New Approach to Detecting Chemicals Linked to Breast Cancer
By Sarah Janssen
Odds are that you know someone who has been diagnosed with breast cancer. One in eight U.S. women will develop this terrifying disease in their lifetime. Breast cancer is the most common invasive cancer and a leading cause of death in American women.
Though the odds of survival have dramatically improved over the past several decades, prevention of breast cancer has not been a focus of many research efforts. That is, in part, because the causes of breast cancer are not very well understood. Inherited genes account for less than a quarter of breast cancer cases. And though a number of risk factors, such as delaying childbirth until later in life - have been identified, there is good evidence to suggest that exposure to chemical pollutants, is also a significant part of this disease.
In laboratory animals, over 200 chemicals have been linked to the development of mammary (breast) cancer but few are regulated based on this outcome. For example, we know that Bisphenol A (BPA) predisposes laboratory rodents to developing breast cancer, turns on genes associated with aggressive breast cancer in human tissue, and interferes with chemotherapies used in breast cancer treatment. Of the tens of thousands of other chemicals in commerce, most have never been tested in a way that would allow for the detection of their links to breast cancer.
NRDC has been participating in a project, the Breast Cancer and Chemicals Policy project, over the past year to improve the way that chemicals are tested for their links to breast cancer. Chemicals linked to breast cancer should be better regulated and testing to find the most likely culprits is where we have to begin. The project also has identified a way to prioritize testing of the tens of thousands of chemicals for testing.
Today we are presenting the findings of this project at the annual meeting of the American Association for the Advancement of Science (AAAS).
California’s Breast Cancer Research Program, the largest state funded breast cancer research effort in the nation, recognized the potential significant impact of environmental chemicals on the development of breast cancer and has launched a Special Research Initiative to promote further research in this area. The first project launched under this initiative was the Breast Cancer and Chemicals Policy research project which was awarded to the UC-Berkeley Center for Occupational and Environmental Health. NRDC was also a partner in this project and I serve as co-director along with my colleague, Gina Solomon who has been a core contributor throughout the project. The project was funded, in part, to develop a report for the State of California during their development and implementation of the Green Chemistry Initiative, a statewide policy initiative to reduce the impacts of toxic chemicals on public health and the environment.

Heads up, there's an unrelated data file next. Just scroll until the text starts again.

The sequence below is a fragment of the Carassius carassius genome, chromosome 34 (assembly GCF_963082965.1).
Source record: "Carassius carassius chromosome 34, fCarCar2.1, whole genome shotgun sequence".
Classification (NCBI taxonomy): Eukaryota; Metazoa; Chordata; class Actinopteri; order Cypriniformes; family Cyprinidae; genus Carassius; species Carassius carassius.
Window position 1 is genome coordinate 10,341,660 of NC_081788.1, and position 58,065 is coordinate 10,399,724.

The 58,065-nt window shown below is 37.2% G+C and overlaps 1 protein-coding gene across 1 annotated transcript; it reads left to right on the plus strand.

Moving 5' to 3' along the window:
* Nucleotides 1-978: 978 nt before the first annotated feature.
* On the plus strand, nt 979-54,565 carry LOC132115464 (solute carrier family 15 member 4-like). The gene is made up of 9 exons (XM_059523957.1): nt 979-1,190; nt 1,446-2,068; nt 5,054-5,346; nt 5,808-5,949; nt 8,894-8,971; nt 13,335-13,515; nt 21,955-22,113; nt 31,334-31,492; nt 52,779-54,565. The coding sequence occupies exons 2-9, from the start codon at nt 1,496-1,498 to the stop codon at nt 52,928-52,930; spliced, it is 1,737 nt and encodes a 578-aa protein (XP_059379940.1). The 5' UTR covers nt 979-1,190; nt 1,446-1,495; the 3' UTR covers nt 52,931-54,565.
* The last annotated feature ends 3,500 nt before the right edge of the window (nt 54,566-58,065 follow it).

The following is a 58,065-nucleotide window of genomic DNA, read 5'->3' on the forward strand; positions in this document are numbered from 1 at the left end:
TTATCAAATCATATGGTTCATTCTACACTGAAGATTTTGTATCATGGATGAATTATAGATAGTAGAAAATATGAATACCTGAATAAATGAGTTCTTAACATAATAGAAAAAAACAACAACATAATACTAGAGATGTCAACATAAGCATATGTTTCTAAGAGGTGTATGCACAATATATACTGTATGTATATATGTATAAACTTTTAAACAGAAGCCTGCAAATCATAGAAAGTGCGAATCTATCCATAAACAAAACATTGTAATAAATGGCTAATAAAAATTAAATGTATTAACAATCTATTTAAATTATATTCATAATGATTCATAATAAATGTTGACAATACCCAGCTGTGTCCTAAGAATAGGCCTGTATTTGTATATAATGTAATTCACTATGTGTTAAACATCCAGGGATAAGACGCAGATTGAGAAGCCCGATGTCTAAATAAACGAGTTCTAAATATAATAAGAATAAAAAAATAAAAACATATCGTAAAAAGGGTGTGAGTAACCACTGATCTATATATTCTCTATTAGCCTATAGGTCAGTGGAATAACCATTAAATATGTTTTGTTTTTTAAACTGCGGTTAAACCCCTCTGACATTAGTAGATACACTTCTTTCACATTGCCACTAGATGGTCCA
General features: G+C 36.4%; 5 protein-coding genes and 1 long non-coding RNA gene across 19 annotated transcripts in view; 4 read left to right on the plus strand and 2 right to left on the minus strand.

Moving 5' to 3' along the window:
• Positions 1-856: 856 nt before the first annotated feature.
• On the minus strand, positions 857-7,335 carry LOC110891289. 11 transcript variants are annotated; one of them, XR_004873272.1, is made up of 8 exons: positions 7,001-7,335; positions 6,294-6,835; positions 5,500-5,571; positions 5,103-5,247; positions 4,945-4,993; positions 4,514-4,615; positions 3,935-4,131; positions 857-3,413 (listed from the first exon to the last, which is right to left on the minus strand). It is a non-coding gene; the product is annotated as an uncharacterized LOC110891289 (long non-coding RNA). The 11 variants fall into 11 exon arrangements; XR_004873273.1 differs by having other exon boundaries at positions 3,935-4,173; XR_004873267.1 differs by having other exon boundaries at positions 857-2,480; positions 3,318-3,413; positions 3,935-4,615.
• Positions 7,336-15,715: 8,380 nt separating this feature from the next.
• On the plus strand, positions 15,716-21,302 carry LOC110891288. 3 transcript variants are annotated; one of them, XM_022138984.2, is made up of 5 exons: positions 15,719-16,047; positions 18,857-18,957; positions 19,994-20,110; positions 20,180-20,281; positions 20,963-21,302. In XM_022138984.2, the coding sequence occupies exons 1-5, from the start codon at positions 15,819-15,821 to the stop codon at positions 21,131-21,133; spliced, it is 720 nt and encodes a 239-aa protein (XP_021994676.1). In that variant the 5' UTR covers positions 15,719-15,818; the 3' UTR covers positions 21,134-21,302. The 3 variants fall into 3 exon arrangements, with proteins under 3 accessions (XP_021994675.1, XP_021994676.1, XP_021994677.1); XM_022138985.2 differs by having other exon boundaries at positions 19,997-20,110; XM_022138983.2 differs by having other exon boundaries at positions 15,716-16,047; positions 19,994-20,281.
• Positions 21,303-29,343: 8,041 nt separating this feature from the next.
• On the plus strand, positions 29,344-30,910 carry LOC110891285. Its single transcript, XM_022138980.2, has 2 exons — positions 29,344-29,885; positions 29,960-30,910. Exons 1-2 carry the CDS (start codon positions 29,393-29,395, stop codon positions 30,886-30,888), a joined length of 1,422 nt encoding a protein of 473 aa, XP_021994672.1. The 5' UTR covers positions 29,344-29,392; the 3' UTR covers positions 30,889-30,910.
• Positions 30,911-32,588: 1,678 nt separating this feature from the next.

The project had 3 major goals:
1) Develop an approach, using currently available laboratory tests, for identifying chemicals that may raise the risk of breast cancer;
2) Identify data gaps and research needs to improve the detection of chemicals associated with breast cancer;
3) Pilot a project model that could be applied to other disease endpoints, such as other types of cancer or developmental diseases, with the ultimate goal of producing a comprehensive approach for gathering information about a chemical’s toxicity.
Over the past year, our panel of over 20 experts has studied the biology of breast cancer development – including known risk factors and other biological events that precede development of a tumor. We have also identified available laboratory tests that could be used to identify environmental chemicals that trigger these events. For example, chemicals which mimic the female sex hormone estrogen. And finally we have developed criteria for prioritizing the selection of chemicals for toxicity testing. By identifying environmental chemical hazards, the approach developed by the Panel could contribute significantly to breast cancer prevention and could also promote the use of safer alternatives.
Our report is still in draft form and is expected to be finalized by April 2010.
This piece was originally posted on the Switchboard of the NRDC website.